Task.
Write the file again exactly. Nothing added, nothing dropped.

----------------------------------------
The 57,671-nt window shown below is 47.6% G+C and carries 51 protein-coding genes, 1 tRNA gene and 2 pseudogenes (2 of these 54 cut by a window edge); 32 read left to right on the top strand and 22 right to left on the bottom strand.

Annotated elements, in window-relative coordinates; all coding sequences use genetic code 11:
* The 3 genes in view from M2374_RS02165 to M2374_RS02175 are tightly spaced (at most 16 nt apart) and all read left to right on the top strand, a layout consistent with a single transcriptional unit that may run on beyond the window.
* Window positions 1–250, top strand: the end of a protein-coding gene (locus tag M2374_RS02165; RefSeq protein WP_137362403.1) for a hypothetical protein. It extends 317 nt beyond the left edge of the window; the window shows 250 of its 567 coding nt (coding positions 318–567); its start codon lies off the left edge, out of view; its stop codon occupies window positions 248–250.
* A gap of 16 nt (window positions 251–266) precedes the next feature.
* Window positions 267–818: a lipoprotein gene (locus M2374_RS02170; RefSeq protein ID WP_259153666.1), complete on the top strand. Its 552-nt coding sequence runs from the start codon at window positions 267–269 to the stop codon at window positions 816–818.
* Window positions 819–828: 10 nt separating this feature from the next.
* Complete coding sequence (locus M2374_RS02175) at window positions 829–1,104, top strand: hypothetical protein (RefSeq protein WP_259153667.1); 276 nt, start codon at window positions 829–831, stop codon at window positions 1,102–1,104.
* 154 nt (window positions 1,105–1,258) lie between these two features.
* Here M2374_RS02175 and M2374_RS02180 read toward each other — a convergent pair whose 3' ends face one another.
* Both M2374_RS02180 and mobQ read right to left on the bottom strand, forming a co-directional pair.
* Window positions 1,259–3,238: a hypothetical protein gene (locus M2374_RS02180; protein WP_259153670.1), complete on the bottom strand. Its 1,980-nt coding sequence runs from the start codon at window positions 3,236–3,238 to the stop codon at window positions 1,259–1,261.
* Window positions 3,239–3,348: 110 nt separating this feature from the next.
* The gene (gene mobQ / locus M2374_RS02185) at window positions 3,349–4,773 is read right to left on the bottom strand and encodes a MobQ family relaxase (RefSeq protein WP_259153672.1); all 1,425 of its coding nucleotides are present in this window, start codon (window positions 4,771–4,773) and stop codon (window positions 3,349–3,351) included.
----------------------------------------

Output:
The 57,671-nt window shown below is 47.6% G+C and carries 51 protein-coding genes, 1 tRNA gene and 2 pseudogenes (2 of these 54 cut by a window edge); 32 read left to right on the top strand and 22 right to left on the bottom strand.

Annotated elements, in window-relative coordinates; all coding sequences use genetic code 11:
* The 3 genes in view from M2374_RS02165 to M2374_RS02175 are tightly spaced (at most 16 nt apart) and all read left to right on the top strand, a layout consistent with a single transcriptional unit that may run on beyond the window.
* Window positions 1–250, top strand: the end of a protein-coding gene (locus tag M2374_RS02165; RefSeq protein WP_137362403.1) for a hypothetical protein. It extends 317 nt beyond the left edge of the window; the window shows 250 of its 567 coding nt (coding positions 318–567); its start codon lies off the left edge, out of view; its stop codon occupies window positions 248–250.
* A gap of 16 nt (window positions 251–266) precedes the next feature.
* Window positions 267–818: a lipoprotein gene (locus M2374_RS02170; RefSeq protein ID WP_259153666.1), complete on the top strand. Its 552-nt coding sequence runs from the start codon at window positions 267–269 to the stop codon at window positions 816–818.
* Window positions 819–828: 10 nt separating this feature from the next.
* Complete coding sequence (locus M2374_RS02175) at window positions 829–1,104, top strand: hypothetical protein (RefSeq protein WP_259153667.1); 276 nt, start codon at window positions 829–831, stop codon at window positions 1,102–1,104.
* 154 nt (window positions 1,105–1,258) lie between these two features.
* Here M2374_RS02175 and M2374_RS02180 read toward each other — a convergent pair whose 3' ends face one another.
* Both M2374_RS02180 and mobQ read right to left on the bottom strand, forming a co-directional pair.
* Window positions 1,259–3,238: a hypothetical protein gene (locus M2374_RS02180; protein WP_259153670.1), complete on the bottom strand. Its 1,980-nt coding sequence runs from the start codon at window positions 3,236–3,238 to the stop codon at window positions 1,259–1,261.
* Window positions 3,239–3,348: 110 nt separating this feature from the next.
* The gene (gene mobQ / locus M2374_RS02185) at window positions 3,349–4,773 is read right to left on the bottom strand and encodes a MobQ family relaxase (RefSeq protein WP_259153672.1); all 1,425 of its coding nucleotides are present in this window, start codon (window positions 4,771–4,773) and stop codon (window positions 3,349–3,351) included.